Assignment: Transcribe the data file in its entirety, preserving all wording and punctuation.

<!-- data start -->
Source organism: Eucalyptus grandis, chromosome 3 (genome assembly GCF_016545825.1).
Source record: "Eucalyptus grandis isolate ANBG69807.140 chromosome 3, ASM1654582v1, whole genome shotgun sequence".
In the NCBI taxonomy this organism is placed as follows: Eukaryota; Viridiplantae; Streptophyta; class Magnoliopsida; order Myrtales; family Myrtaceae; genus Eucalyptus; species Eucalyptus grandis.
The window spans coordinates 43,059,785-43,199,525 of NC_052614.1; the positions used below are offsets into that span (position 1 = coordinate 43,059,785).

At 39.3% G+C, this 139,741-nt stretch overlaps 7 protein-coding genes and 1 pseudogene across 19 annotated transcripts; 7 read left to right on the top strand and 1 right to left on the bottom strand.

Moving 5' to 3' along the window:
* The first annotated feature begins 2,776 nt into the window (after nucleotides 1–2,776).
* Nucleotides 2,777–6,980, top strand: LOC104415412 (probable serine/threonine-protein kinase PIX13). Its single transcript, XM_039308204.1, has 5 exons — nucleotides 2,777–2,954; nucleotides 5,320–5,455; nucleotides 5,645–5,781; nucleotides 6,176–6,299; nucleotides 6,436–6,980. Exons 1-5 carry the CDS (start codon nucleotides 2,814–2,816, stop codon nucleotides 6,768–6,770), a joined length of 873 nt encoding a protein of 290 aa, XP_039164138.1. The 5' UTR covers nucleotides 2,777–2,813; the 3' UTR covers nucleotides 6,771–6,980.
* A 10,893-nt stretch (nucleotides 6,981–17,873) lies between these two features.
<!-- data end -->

Source organism: Eucalyptus grandis, chromosome 3 (genome assembly GCF_016545825.1).
Source record: "Eucalyptus grandis isolate ANBG69807.140 chromosome 3, ASM1654582v1, whole genome shotgun sequence".
In the NCBI taxonomy this organism is placed as follows: Eukaryota; Viridiplantae; Streptophyta; class Magnoliopsida; order Myrtales; family Myrtaceae; genus Eucalyptus; species Eucalyptus grandis.
The window spans coordinates 43,059,785-43,199,525 of NC_052614.1; the positions used below are offsets into that span (position 1 = coordinate 43,059,785).

At 39.3% G+C, this 139,741-nt stretch overlaps 7 protein-coding genes and 1 pseudogene across 19 annotated transcripts; 7 read left to right on the top strand and 1 right to left on the bottom strand.

Moving 5' to 3' along the window:
* The first annotated feature begins 2,776 nt into the window (after nucleotides 1–2,776).
* Nucleotides 2,777–6,980, top strand: LOC104415412 (probable serine/threonine-protein kinase PIX13). Its single transcript, XM_039308204.1, has 5 exons — nucleotides 2,777–2,954; nucleotides 5,320–5,455; nucleotides 5,645–5,781; nucleotides 6,176–6,299; nucleotides 6,436–6,980. Exons 1-5 carry the CDS (start codon nucleotides 2,814–2,816, stop codon nucleotides 6,768–6,770), a joined length of 873 nt encoding a protein of 290 aa, XP_039164138.1. The 5' UTR covers nucleotides 2,777–2,813; the 3' UTR covers nucleotides 6,771–6,980.
* A 10,893-nt stretch (nucleotides 6,981–17,873) lies between these two features.